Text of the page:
• https://twitter.com/MrElectrifyer MrElectrifyer

        If it were a 1 time payment only, I would see it justifiable to have such a high price tag on a useless-without-another-device product. But no, it’s another monthly subscription to add to the bill.

      • Law99

        The product is a one time payment. If you look into price plans for the sleeve, you’d discover you can buy a SIM, and use pre-paid credit whenever you need it subject to expiry dates on credit/SIM. (Generally you get 12 months validity with a SIM) (Edit: What expectation is this you have for a phone with no communication costs anyway? Without meaning to sound insulting, I find this concept slightly misguided. This isn’t some sort of low level opensource VoIP app we’re talking about here)

        That is certainly not unreasonable. However, justifying to you, is not really the point here; it’s just an added bonus that for the first time it makes sense to the consumer. It’s the Media, Oil & Gas industry and charities and such that work in the middle east and africa that will benefit.

        Anyway, I’m not sure you’re catching on to the whole value prospect here. Try buying a Thuraya XT for $500

      • https://twitter.com/MrElectrifyer MrElectrifyer

        Correct me if I’m wrong, but I think you’re missing my point. First you spend $500 on the useless-without-another-device product. Until you add another bill for satellite calling, all you have (out of the box) is an overpriced charging sleeve for your iDevice.

      • Law99

        From my perspective. You are missing the point. You are buying one of the best value satcom devices out there that integrates with your pre-existing device (address book and so on) in a way like never before. If you want SatComs as a consumer, your only other option is to go rental unless you desperately need to empty the contents of your wallet.

        I appreciate that if you don’t see the value in that, this conversation will be a fruitless endeavour.

        I understand your argument… but the fact is Apple aren’t your GSM provider, just as Vodafone won’t be your SatComs provider (unless some very big deals are going down now in secret) They are two different, quasi-related industries and it isn’t their fault that this product blurs the lines for you.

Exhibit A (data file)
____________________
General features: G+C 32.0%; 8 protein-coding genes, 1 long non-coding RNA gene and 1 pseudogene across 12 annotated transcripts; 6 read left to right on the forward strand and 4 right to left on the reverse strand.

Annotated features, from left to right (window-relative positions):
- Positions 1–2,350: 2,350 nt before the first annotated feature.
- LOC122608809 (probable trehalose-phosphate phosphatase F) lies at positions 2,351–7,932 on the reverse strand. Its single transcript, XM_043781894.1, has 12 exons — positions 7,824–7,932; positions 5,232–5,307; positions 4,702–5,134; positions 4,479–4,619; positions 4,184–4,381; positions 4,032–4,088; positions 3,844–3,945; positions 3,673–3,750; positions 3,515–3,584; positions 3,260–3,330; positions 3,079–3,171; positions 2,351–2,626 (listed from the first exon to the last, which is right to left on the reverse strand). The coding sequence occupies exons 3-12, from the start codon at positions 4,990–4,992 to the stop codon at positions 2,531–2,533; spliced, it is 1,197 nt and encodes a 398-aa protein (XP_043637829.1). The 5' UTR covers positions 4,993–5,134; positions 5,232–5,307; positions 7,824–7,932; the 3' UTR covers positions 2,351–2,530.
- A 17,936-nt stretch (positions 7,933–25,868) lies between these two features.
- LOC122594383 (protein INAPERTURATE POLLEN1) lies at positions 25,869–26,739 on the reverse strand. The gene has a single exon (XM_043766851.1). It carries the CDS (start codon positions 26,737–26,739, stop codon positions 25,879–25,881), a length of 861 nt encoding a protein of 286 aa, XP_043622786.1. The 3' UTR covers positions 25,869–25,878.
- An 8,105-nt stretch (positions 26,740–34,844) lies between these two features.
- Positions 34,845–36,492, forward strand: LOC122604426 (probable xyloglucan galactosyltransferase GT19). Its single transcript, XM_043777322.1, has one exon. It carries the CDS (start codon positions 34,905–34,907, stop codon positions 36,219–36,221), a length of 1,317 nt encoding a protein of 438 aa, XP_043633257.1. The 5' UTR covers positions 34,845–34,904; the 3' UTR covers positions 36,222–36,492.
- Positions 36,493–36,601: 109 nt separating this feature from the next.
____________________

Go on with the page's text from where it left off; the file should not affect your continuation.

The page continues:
Edit: Also, you can make emergency SOS calls without a SIM as far as I am aware. Providing it is similar to other devices. Edit 2: Please see that as you *MAY* be able to make sim free emergency calls. I haven’t looked into properly yet. You certainly can make a Emergency call without the iPhone docked.

    • Law99

      You may find that the pricing for satcoms is based volume purchases as is any industry. Your dealer will provide costs based on this factor also. Expect around $500. But the industry, as ever, makes the money on the airtime.

  • http://www.facebook.com/kameron.burton Kameron Burton

    Does anyone know how much this is gonna cost?

    • No Whammy

      You can’t afford it.

    • Law99

      around the $500 mark

  • http://www.deltecenterprises.org/ Deltec Enterprises

    It’d be awesome if they made this for iPod Touch Too, so you can dump the whole phone and have just the iPod.

    • Law99

      That would be cool. Although stateside you’d have no signal… :(

  • http://www.facebook.com/akmal.kadirov.31 Akmal Kadirov

    Thurayya actually means Galaxy or planet

    • http://twitter.com/mossaab mossaab

      The meaning of Thuraya is bright starlight – the Pleiades, a group of seven stars in the constellation Taurus

  • Law99

    For those saying this is expensive, I work in SatComs and you have literally no idea what you are talking about. Shame really, but it is as simple as that. Satellites aren’t toys. Satellites cost more than radio masts. Satellites, last I checked, orbit the Earth and require more than just a couple of blokes in boiler suits on a weekend to erect.

    This is, and I’m not mincing my words here, a paradigm shift in portable satcoms for the consumer. At current levels of service congestion (which is low) this is cost effective and will become more so if it catches on.

    If it doesn’t take off with consumers there will always be a market for b2b, NGOs and such… which is where this products roots will remain anyway, and they see the worth of this product.